Tag Archives: Ronald D Moore

Out of time

As the time-travelling romantic drama returns for a fourth season, DQ visits the set of Outlander to find out the secrets behind ‘the biggest show ever made in Scotland.’

If you love your period drama costumes to be pristine, look away now. You’re not going to like the following: the costume department on Outlander deliberately sets out to do damage to the immaculate outfits they have spent weeks creating. It’s all in the cause of art, darling.

Co-costume designer Nina Ayres is taking Drama Quarterly on a fascinating tour of her department at Wardpark Studios, the vast former circuit board factory in Cumbernauld on the outskirts of the Scottish city of Glasgow, where Outlander is filmed. She shows us room after room filled with rails carrying clothes with signs such as ‘1970s Ladies’ Stock Blouses’ and ‘18th Century Ladies’ Bum Rolls’ before welcoming us into her secret lair: the ageing and dyeing department.

Time-travelling 20th century doctor Claire Fraser is played by Caitriona Balfe

In this room, a small army of women work diligently with dye, mud, sandpaper and even cheese graters to age the previously spotless costumes worn by the characters in this hugely popular drama, which began its fourth season – ‘Book Four’ – on US cable channel Starz yesterday and rolls out on Amazon Prime Video today.

Based on the immensely successful bestsellers by Diana Gabaldon, which have sold an eye-watering 28 million copies worldwide, the show focuses on a time-travelling 20th century doctor called Claire Fraser (played by Caitriona Balfe) and her 18th century Highlander husband, Jamie (Sam Heughan). In this season, they are trying to carve out a life for themselves in the hostile environment of colonial North Carolina on the verge of the American Revolution.

Ayres explains there is very much a method to her apparent madness. “Every costume in Outlander comes through the ageing and dying department – even the posh stuff. We use grease, sandpaper, cheese graters and a spray gun to spray mud,” she explains.

“Everyone was so much dirtier back then than we are now. Every outfit on this show has to have life in it. It has to have a wear to it. In the 18th century, nothing was new. Everything was repurposed. We call the people in this department the women of mass destruction!”

A poster on the wall of the costume department bears this out. It reads: “There is a kind of beauty in imperfection.”

It is this very attention to detail that has helped make Outlander a global hit. Made by Tall Ship Productions, Story Mining & Supply Co and Left Bank Pictures, in association with Sony Pictures Television, each episode is watched by more than five million multi-platform viewers around the world.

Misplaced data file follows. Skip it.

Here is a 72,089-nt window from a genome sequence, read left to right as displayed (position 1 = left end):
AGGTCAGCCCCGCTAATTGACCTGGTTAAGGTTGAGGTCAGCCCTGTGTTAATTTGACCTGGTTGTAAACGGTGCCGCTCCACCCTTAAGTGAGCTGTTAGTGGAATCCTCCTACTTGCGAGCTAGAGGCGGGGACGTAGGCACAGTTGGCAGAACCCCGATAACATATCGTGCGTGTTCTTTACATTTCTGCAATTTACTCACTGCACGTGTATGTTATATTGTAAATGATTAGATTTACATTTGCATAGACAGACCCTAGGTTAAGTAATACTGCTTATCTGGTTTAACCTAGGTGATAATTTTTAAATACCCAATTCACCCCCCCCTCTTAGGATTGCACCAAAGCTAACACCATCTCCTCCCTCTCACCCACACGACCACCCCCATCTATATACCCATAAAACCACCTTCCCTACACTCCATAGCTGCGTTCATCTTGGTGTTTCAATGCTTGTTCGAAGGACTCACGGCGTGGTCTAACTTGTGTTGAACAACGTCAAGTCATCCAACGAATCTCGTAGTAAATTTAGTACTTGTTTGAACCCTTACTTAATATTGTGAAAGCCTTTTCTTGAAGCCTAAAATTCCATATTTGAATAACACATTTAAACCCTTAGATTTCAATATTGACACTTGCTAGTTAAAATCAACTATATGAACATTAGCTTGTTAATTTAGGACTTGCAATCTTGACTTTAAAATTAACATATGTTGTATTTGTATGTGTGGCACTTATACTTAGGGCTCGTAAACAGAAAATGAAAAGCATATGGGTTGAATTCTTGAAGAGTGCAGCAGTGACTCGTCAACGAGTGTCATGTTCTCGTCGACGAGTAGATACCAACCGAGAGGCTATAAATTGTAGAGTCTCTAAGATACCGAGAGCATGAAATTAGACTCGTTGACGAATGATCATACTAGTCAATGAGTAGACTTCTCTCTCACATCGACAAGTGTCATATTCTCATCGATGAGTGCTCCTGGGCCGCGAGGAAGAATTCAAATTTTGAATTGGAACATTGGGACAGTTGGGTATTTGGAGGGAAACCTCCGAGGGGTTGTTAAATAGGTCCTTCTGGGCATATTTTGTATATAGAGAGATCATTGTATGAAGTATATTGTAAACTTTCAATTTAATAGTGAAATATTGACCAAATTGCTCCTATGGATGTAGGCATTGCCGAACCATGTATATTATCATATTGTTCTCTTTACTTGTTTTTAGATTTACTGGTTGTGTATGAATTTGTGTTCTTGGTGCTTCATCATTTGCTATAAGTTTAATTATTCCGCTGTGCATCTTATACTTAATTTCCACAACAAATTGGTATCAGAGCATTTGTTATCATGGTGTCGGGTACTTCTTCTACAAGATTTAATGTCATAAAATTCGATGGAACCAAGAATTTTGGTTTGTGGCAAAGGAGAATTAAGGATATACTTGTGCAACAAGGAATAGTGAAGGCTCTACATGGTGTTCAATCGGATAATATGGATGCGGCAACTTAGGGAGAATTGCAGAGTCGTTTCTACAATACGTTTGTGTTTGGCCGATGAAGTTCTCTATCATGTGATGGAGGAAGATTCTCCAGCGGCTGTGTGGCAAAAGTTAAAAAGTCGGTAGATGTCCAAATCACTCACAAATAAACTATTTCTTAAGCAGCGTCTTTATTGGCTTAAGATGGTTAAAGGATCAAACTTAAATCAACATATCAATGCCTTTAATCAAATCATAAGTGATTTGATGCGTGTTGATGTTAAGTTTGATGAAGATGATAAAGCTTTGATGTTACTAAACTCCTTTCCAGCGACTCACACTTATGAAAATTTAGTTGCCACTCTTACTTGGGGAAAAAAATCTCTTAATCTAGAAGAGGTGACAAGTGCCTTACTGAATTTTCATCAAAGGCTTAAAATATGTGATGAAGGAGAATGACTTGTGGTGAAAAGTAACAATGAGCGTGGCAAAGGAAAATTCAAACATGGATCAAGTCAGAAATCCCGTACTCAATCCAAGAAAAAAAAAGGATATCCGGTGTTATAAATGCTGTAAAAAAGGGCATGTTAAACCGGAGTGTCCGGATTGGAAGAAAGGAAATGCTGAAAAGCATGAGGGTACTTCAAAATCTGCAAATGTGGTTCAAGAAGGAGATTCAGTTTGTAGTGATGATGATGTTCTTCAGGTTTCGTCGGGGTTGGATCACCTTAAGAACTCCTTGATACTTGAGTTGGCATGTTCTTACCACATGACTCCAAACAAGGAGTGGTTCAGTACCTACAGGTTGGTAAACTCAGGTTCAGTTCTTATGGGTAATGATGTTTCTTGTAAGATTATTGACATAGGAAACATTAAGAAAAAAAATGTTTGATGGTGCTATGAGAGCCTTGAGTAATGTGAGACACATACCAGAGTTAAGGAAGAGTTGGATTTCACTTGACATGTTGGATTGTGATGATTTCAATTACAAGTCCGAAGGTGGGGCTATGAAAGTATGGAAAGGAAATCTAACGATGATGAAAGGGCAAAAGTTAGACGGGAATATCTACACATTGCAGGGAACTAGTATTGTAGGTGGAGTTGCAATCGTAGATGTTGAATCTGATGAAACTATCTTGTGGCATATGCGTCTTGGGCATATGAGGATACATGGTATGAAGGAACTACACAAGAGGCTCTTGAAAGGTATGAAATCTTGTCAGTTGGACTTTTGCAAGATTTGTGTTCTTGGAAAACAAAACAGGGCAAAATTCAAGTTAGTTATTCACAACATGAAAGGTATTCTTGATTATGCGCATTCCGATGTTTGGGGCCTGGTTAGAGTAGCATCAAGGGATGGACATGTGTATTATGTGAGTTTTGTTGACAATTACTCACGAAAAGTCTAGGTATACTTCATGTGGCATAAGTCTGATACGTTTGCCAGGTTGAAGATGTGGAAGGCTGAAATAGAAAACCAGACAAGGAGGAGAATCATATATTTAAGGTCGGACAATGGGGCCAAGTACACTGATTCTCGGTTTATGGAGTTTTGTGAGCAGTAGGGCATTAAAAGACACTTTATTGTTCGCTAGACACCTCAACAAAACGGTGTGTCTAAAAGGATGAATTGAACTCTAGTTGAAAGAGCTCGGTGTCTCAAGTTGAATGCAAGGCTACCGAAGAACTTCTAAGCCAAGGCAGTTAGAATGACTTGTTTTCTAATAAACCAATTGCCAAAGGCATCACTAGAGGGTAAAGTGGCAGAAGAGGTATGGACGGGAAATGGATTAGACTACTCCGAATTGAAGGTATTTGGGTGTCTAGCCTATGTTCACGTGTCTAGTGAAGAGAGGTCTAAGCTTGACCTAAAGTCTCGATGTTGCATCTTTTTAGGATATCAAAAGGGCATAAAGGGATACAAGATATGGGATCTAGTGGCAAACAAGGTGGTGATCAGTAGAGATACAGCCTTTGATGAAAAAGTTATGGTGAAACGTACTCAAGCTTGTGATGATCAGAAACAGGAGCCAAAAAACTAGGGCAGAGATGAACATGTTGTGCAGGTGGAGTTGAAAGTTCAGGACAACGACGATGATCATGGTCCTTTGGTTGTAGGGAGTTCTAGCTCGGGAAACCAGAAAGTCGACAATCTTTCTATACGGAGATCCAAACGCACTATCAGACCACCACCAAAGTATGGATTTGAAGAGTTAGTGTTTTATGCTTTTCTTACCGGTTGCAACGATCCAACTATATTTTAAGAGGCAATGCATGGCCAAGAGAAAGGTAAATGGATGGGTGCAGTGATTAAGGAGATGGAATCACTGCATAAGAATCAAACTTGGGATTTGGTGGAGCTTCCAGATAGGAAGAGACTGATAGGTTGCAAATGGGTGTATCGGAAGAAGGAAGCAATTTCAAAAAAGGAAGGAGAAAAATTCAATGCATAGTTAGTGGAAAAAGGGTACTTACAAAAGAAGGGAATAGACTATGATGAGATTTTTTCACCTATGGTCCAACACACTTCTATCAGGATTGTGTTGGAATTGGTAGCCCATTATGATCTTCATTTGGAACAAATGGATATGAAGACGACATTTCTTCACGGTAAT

Outlander S4 director Jennifer Getzinger on set with co-executive producer Maril Davis

Created by Ronald D Moore (Electric Dreams, Battlestar Galactica), Outlander takes a similar degree of care over its props. Walking around the two gigantic warehouse-sized prop stores at Wardpark Studios, producer Michael Wilson points out piles of farming implements, champagne bottles, period furniture, Scottish flags, station signs, street lamps, chandeliers and (fake) dead stags. Stacked neatly in one corner are hay bales with the warning notice: “Not for horse consumption.” (They have been treated with distinctly un-horse-friendly fire retardant.)

Wilson proceeds to gesture towards the love token that Jamie gives to Claire in this season: an 18th century medical box. “Some girls like diamonds,” he reflects. “Some girls like medical boxes.”

There are four different versions of the medical box, including an ultra-light one that Claire can carry on her horse (which, don’t worry, has not been feeding on the prop hay bales).

The production has had an enormous effect on filmmaking in Scotland, which makes the perfect backdrop for everything from the 18th century Highlands to colonial North Carolina.

Outlander’s Caitriona Balfe and co-star Sam Heughan

David Smith, a director at Scottish Enterprise, confirms: “Outlander makes a significant contribution to the almost £70m [US$90m] in film and TV production spend in Scotland last year, as well as employing around 300 crew in Cumbernauld and taking on nearly 100 trainees to develop their industry skills.

“Scotland’s tourism numbers are also being boosted, with Outlander showcasing Scotland’s landscapes and tourist attractions and some attractions reporting a 92% rise in visitors.”

Wilson underscores that Outlander has transformed employment prospects in the industry in Scotland. “When we walked into these studios five years ago, they were empty warehouses. Now this is the biggest show ever made in Scotland.

“The majority of people on this production are Scottish, but in the past they had to work outside this country. Shows that required their skills weren’t made here. Now they can’t believe they are getting employment in their own backyard.”